I love CNET. It’s one tech news source where I can find everything from straight tech journalism to flawed editorials on the latest things happening in the tech world. Take the overhyped announcement of the iPad a little bit ago, CNET provided the following excellent straight news reporting on the event
Then there’s this excellent example of the tech news analysis by Tom Merritt and Rafe Needleman in CNET’s “Real Deal” podcast. The two put the iPad announcement into the historical context, looking at many of the previous, mostly failed, attempts to popularize the tablet/handheld class of computer. Make sure to visit the podcast website, these guys have excellent show notes and links to all of the gadgets mentioned in the video/podcast. Then there’s this speculative editorial that wants to pass itself off as news reporting.
Molly Wood is a smart, funny journalist, but she’s definitely from the media personality school of thought where snarky strong opinions are pushed to the front, generating huge positive or negative responses. I can’t watch this video without getting pissed-off. Ack. Moving on.
Discounting the noise being made by those who flat out hate all things Apple, iPhone or Steve Jobs, I’ve noted at least two trends between the fanboys and the haters. The first trend seems to be that pretty much none of the haters have actually touched the device and are making their vitriolic pronouncements based on the videos and the device spec sheet. This leads to the second observation: all of the haters are freaking out about all of the things the device doesn’t have. Oh my god, it doesn’t have a walk-in closet! Perhaps you missed that opening slide in the keynote where Jobs placed the device between a smart phone and a laptop. The idea is that the device will have things missing in the smart phone and won’t have things found on the laptop, like a three-car garage (crap, now I’m sounding like Molly Wood). Moving on.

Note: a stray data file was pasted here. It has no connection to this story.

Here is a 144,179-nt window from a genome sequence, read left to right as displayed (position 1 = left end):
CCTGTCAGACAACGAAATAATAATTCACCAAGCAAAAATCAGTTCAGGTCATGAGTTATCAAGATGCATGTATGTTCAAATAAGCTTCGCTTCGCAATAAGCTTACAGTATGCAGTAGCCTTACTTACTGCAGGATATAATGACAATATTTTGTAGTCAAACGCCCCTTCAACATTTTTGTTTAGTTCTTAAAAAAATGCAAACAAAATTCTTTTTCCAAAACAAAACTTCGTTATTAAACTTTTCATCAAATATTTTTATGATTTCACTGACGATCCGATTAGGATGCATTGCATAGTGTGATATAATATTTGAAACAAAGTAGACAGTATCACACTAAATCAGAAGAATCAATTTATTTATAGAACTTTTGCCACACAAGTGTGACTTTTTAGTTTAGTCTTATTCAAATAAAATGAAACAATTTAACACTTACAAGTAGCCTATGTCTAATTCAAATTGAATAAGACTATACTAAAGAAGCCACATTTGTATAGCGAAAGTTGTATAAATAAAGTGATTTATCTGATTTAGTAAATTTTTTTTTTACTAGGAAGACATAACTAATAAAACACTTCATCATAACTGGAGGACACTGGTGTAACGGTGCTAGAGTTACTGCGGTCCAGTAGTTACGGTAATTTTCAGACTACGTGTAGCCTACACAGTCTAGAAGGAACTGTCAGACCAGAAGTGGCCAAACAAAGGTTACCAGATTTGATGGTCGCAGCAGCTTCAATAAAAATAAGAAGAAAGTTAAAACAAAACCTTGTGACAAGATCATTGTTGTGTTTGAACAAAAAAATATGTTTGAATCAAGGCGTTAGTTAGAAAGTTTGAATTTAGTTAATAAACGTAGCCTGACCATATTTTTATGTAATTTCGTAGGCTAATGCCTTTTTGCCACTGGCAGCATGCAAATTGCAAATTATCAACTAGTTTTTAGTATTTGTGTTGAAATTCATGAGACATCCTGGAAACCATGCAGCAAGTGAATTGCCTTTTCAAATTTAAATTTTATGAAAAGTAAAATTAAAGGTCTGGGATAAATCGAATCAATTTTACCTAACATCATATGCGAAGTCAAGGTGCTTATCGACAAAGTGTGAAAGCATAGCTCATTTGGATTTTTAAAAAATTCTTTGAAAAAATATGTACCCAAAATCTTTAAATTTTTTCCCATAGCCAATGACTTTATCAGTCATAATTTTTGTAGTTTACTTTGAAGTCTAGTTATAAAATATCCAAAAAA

In the Real Deal podcast, Needleman said that the Newton failed because it tried to do too much given the technology limitations of the time, whereas the Palm succeeded because it focused on a few things that needed to get done: contact list, calendar, notes and successfully syncing the three with one’s PC. Years later the iPhone successfully followed that path by focusing on being a great phone, being a great media player and being a great internet device. AND they had the wisdom to NOT try to boot-strap the Windows/OSX mouse/keyboard based user-interface to the thing. They broke with the past and focused on what needed to get done (a la Palm). Conversely, Microsoft had already been churning away in the smartphone space for years when the iPhone was introduced, but all they kept doing was trying to cram the Windows desktop (that was meant for big desktop LCD screens) onto tiny 2-inch screens and it did not take hold because Window-Mobile required seven-menu choices to do anything. Anyone remember this video from a few years ago on what it might have been like if Microsoft had produced the first iPod box?
Andy Ihnatko, Chicago Sun-Time Columnist, said it best in his initial reflection on the device, writing that the device is not something that can easily be assessed by a feature list or an illustration. I think the reason that the iPad is more than a dumbed-down tablet or giant-iTouch is that it’s not meant to be a stand-alone do-everything desktop computer replacement. In fact, it’s greatest feature might be something that has nothing to do with it’s beautiful design or the list of things it doesn’t have. The revolution that the iPhone started, of having useful Internet connectivity in the palm of your hand… maybe the iPad represents the next step as far as having an even better experience playing ones media, a more immersive experience interacting with “print” journalism in a way that books, newspapers and magazine could never deliver, and in a form-factor that’s much more natural than a keyboard and mouse. It’s not the thing, it’s what the thing connects you to. The word Portal comes to mind.